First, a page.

Twenty years after the fall of the Berlin Wall, Professor Mary Fulbrook (UCL German) explains the rise of nostalgia for life in the East.
The opening of the Berlin Wall on 9 November 1989 was greeted with virtually universal acclamation. It was even an official spokesperson for the GDR’s ruling communist party, the SED, who conveyed the momentous Politburo decision that the Wall would no longer serve the function, exercised for 27 years, of keeping people inside the GDR against their will. The unification of Germany on 3 October 1990 was far from anyone’s imagining at this time; but the fall of the Wall came to symbolise the end of the Cold War that had divided Germany and Europe since the defeat of Hitler. It was a historic moment of which Germans like to be proud (and they have precious few such in recent history).
But longer term reflections have cast the East German past in a different light; both more bitterly contested, and more yearned after, than one might have thought possible.
Condemnation of course continued. Lengthy parliamentary commissions of inquiry focused on ‘overcoming’ the SED dictatorship; the media shone a spotlight on the State Security Service (Staatssicherheitsdienst, or Stasi), bringing devastating stories to public attention; so too did dramatic representations such as Anna Funder’s journalistic Stasiland and Florian Henckel von Donnersmarck’s box office success, Das Leben der Anderen. Contested landscapes of commemoration provoked heated debates over who and what should be remembered, and at what cost to other ‘sites of memory’, both physical and emotional. Such condemnations naturally provoked angry responses from the expected quarters on the far left, with political debates continuing.
More surprising, however, was the registration of a growing sense among ‘ordinary’ East Germans that their past was being misrepresented. While they had played a major role in bringing down the old regime, many now started to defend aspects of GDR society. In part, such yearning focused on food and consumer items, the ‘furniture’ and ‘taste’ of the past, in a wave of ‘Ostalgie’ (nostalgia for the East), readily exploited by capitalists cashing in on a new tourist trade. In part, it was encouraged by films such as Thomas Brussig’s and Leander Haußmann’s Sonnenallee and Wolfgang Becker’s Goodbye Lenin! – the latter unleashing an unlikely run on Spreewaldgurken (a GDR brand of sour gherkins).
Many commentators dismiss such nostalgia as ‘tainted memories’ of a mythical past seen through ‘rose-tinted spectacles’. But should one really dismiss people’s memories of their own lives? Was the GDR really only sustained by repression and fear? My own research suggests a more complex picture.
Many east Germans express longing for what, in contrast to the competitive individualism of western capitalism, they retrospectively see as a more ‘peaceful’ society, living ‘ordered lives’ in which it was possible to combine work with time for family, friends and affordable leisure activities. Weighing up the merits and disadvantages of two different systems, some wonder whether the availability of oranges and bananas really makes up for the loss of social security, a sense of community, ‘togetherness’ and warm social relations; and whether ‘freedom to travel’ really means very much when eking out a marginal existence on unemployment benefits.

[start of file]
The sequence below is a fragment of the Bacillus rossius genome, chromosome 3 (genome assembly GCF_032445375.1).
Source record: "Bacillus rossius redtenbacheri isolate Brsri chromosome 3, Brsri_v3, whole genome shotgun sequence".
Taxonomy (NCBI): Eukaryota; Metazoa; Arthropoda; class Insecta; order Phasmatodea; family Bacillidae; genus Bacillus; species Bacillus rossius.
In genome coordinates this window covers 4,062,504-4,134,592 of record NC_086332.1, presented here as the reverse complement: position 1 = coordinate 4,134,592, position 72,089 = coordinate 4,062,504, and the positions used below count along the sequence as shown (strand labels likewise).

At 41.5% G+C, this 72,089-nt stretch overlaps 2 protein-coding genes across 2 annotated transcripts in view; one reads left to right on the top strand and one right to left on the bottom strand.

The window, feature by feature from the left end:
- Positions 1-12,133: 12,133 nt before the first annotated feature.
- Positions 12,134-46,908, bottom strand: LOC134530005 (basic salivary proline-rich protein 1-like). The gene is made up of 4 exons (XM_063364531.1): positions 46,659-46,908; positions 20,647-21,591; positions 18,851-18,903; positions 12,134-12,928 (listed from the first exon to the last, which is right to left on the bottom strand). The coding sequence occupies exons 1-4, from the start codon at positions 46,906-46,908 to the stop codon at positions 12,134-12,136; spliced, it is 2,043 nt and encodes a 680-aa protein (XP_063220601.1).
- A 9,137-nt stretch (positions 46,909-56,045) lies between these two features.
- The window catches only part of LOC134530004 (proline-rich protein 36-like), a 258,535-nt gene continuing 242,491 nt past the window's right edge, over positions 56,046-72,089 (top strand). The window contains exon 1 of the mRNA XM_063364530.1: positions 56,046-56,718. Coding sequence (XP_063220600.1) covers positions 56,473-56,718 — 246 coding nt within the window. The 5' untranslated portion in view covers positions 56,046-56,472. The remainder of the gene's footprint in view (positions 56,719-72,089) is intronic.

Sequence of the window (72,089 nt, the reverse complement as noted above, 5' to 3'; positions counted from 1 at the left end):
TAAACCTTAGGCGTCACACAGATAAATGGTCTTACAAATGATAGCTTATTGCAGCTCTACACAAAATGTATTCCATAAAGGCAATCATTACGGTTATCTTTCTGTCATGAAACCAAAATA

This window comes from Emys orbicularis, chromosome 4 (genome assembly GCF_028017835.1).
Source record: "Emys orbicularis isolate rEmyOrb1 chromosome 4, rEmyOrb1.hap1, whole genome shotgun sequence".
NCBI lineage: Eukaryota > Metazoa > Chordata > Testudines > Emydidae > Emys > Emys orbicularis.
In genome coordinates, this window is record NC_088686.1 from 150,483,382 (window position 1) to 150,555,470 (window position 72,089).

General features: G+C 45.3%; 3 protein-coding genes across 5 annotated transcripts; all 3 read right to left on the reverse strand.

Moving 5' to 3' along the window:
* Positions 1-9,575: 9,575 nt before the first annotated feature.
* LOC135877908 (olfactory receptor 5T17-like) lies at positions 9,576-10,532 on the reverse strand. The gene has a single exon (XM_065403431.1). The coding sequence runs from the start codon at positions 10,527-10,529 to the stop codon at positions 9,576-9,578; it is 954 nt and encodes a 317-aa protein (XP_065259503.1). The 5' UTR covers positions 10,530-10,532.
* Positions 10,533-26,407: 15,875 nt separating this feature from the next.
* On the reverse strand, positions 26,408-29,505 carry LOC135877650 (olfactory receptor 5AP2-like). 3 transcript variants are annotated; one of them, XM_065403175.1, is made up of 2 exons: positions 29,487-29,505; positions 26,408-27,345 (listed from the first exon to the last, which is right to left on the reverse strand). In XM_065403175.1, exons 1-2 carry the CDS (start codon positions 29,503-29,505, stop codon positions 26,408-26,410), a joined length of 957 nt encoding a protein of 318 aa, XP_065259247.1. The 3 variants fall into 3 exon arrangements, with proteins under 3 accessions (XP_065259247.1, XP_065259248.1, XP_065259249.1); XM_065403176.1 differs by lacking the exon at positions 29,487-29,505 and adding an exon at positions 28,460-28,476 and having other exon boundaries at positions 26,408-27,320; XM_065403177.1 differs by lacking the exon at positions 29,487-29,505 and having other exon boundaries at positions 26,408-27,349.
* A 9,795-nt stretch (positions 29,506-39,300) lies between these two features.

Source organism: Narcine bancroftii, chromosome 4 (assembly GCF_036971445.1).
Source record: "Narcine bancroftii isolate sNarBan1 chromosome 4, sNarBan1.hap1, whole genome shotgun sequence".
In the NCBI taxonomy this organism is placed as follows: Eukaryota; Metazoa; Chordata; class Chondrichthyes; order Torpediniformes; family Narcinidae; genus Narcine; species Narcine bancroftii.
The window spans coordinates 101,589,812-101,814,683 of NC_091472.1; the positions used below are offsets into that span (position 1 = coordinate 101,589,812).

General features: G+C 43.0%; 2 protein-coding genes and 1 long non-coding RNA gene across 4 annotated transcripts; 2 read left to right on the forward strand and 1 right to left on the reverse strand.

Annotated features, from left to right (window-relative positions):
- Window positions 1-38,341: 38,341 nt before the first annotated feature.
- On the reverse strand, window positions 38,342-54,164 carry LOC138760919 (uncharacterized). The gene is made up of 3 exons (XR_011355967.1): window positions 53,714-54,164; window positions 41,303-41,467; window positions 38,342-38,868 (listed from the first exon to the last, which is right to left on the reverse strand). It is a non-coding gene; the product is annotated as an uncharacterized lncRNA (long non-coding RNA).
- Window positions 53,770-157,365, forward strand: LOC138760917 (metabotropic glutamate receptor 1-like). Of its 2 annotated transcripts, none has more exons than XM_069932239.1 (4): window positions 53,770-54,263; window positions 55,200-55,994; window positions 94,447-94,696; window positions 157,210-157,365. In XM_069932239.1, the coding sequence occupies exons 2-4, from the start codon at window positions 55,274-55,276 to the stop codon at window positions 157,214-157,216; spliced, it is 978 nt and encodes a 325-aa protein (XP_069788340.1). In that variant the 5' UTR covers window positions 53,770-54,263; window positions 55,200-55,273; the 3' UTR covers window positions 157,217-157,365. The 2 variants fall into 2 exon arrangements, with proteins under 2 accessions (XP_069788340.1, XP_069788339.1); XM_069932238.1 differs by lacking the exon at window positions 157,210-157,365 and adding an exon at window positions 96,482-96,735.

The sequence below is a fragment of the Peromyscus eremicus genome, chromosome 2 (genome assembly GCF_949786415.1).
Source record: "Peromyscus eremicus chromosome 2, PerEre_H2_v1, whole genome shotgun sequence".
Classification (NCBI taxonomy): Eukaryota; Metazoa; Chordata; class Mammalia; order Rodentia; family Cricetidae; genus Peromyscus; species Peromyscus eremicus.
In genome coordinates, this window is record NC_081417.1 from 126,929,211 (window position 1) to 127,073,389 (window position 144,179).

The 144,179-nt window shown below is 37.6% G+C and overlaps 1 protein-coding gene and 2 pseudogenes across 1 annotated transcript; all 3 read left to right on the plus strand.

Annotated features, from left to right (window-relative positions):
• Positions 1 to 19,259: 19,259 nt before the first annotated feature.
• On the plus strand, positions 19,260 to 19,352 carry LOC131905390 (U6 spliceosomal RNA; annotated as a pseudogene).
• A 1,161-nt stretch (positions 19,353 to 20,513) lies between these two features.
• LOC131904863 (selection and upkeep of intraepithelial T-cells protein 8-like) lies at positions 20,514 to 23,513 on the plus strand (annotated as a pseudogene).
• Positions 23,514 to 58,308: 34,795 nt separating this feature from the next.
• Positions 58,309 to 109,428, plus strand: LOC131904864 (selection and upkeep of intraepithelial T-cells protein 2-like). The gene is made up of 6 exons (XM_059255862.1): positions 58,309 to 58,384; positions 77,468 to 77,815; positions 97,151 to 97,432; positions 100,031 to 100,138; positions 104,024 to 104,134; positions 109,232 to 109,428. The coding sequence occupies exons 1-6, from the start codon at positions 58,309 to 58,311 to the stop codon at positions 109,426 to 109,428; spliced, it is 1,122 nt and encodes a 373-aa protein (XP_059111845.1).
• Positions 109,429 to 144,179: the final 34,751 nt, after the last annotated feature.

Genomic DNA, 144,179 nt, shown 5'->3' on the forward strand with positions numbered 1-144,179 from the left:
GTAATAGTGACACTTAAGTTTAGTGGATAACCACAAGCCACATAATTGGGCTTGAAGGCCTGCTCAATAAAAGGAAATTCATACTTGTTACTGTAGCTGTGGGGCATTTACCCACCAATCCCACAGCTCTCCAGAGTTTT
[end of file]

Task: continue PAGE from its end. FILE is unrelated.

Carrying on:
Different generations have varying experiences. Those born in the late 1920s and socialised entirely under Nazism ironically became the backbone of the communist system; the ‘best times’ in their lives were the 1950s, when they founded new families as well as building up the new ‘anti-fascist state’. In 1989, they were able to retire. Their problems were not so much economic as existential: they were forced, in a sense, to re-evaluate the whole of their lives. Those born in the early 1950s were disillusioned by the gap between ideals and realities, and at the forefront of the movements leading to the fall of the Wall. But they were also the greatest ‘losers’ of unification: many found it difficult to retrain or to retain their old positions. Having achieved a long-term aim of ‘arrival in the West’, they now found it held little by way of future prospects; accordingly they revised their views of the past. Those who were children or teenagers in 1989 had generally ‘happy memories’ of GDR childhoods; they were, moreover, relatively cosmopolitan, growing up in a period of global youth culture. After unification, they were best placed to take advantage of new opportunities and enjoy the new present.
There is, then, a more fundamental way in which perceptions of the past are intimately bound up with a sense of self. And it is this deeper, anthropological aspect that approaches focusing solely on force and repression, the Stasi and the Wall, ignore. But without understanding the ways in which people lived through the GDR, we cannot understand how nostalgia for aspects of East German society has risen so remarkably since the people themselves helped to bring down a hated state.
Image: The Brandeburg Gate section of the Berlin Wall, 9 November 1989
Listen to Professor Fulbrook discuss her research into this phenomenon further on ABC Radio National in the programme ‘The Fall of the Berlin Wall: the cultural differences’.